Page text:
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New law requires major companies in Japan to reduce disposable plastics from April 1

  • March 31, 2022
  • , The Mainichi
  • English Press

TOKYO — A law aimed at reducing the use of disposable plastic products goes into effect on April 1 in Japan, requiring businesses that use large amounts of such plastic to reduce its use.


The law is likely to spur reduction of plastic waste among restaurants, accommodation facilities and other businesses. However, specific reduction measures have largely been left to businesses and consumers, so it is not clear how much reduction can be expected.


Under the plastic resource recycling promotion law, businesses that provide 5 metric tons or more of plastic products per year are obliged to reduce the amount used. The law covers 12 items, including spoons and forks offered at supermarkets and convenience stores, toothbrushes supplied by hotels, and hangers at dry cleaning stores.


Reduction methods are left to the discretion of the business, with options including reducing the weight of such products, charging a fee for them, switching to alternative materials, or giving points to customers who turn the items down.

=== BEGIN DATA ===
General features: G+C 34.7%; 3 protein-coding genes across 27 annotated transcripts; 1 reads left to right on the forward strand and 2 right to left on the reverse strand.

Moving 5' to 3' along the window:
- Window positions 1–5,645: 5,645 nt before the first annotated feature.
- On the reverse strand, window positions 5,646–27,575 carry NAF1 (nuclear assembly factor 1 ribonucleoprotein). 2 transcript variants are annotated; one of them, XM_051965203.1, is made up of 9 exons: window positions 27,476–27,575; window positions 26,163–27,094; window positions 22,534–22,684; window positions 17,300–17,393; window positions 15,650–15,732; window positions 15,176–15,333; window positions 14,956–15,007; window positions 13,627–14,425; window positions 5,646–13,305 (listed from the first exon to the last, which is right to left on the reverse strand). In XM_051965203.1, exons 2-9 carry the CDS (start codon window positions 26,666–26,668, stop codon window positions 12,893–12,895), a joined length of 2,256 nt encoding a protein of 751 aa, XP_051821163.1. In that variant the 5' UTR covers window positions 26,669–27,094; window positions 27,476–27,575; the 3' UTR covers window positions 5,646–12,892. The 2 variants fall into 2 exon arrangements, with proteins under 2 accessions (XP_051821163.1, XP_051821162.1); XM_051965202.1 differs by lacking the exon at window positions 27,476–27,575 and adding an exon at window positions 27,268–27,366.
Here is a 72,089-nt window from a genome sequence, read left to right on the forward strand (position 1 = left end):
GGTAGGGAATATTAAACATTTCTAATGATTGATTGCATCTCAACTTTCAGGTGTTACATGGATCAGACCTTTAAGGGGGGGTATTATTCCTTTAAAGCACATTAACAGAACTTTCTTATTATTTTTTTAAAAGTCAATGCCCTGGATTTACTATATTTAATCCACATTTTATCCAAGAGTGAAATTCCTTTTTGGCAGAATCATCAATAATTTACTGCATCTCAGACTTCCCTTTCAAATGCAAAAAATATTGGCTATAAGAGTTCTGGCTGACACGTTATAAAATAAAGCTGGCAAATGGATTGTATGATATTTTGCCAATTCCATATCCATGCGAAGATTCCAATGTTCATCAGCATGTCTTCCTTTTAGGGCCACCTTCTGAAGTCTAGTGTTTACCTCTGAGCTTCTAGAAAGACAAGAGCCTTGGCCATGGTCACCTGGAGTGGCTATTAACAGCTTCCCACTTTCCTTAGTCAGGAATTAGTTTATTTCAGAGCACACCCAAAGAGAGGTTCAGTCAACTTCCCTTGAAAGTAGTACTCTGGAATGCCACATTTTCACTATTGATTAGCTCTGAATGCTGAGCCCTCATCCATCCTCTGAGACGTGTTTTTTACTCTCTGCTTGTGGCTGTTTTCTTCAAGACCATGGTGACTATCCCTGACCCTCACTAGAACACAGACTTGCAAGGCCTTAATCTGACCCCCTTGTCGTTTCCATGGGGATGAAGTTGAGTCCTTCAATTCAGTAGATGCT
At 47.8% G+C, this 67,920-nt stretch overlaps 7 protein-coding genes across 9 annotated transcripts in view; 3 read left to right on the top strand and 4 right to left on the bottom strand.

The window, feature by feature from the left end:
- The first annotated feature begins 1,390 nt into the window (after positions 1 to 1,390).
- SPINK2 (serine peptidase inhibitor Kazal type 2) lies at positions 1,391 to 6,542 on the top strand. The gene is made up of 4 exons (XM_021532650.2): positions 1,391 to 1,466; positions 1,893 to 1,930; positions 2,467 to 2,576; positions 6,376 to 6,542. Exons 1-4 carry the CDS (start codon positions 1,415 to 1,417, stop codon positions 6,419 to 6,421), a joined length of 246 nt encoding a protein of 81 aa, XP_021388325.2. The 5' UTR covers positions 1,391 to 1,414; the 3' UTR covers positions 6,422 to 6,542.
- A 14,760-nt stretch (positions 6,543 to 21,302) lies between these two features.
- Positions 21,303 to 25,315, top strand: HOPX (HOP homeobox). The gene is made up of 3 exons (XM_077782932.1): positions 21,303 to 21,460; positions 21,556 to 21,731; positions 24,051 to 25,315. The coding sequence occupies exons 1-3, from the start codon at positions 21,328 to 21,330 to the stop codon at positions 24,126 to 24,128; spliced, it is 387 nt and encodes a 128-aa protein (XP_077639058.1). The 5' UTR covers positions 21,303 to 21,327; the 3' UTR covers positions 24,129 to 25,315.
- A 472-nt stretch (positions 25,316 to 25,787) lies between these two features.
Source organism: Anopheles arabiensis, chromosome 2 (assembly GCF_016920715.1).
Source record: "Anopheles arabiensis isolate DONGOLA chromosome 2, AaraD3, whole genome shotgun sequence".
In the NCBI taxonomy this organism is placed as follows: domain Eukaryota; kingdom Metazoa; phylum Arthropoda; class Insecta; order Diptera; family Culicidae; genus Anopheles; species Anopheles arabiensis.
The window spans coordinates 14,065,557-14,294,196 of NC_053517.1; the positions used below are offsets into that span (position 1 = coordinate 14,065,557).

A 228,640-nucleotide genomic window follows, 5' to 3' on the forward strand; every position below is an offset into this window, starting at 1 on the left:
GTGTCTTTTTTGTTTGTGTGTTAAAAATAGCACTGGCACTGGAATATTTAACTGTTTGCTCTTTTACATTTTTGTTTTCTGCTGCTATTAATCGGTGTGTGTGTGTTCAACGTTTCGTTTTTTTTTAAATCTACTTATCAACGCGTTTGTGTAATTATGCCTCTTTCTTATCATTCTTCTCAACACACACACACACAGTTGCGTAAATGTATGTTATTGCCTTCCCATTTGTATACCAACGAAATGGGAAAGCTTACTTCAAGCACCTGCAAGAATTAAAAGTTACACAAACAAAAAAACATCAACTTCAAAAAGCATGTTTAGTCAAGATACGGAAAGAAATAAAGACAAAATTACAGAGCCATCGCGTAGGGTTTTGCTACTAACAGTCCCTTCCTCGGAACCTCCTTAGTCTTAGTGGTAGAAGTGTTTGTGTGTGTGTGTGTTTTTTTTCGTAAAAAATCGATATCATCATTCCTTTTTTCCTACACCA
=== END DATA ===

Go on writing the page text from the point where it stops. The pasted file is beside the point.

Convenience store giant Lawson Inc. will sequentially reduce the weight of its conventional spoons and forks by making holes in their handles starting April 1. The company aims to introduce the lightweight spoons and forks at all of its stores by August, and will also start offering wooden spoons in some stores that month. Another major convenience store operator, Seven-Eleven Japan Co., has already switched to spoons and forks that contain 30% plant-derived plastic.


The hotel industry is also beginning to review the distribution of plastic items. Hotel chain Super Hotel Co. stopped providing toothbrushes and other supplies in guest rooms on March 31. The company instead decided to set up a supply corner in the front lobby of all its hotels from April 1, and guests will bring such items into their rooms at their own discretion.


The new law does not uniformly regulate the use of plastic, as was the case with the introduction of a charge, in principle, for plastic bags at retail stores in July 2020. A significant number of companies have been reluctant to charge for plastic products in order to avoid confusion among users, and it is unclear whether the new law will lead to resource recycling measures extending to all plastic products, as it seeks.


(Japanese original by Toshiyuki Suzuki, Science & Environment News Department)

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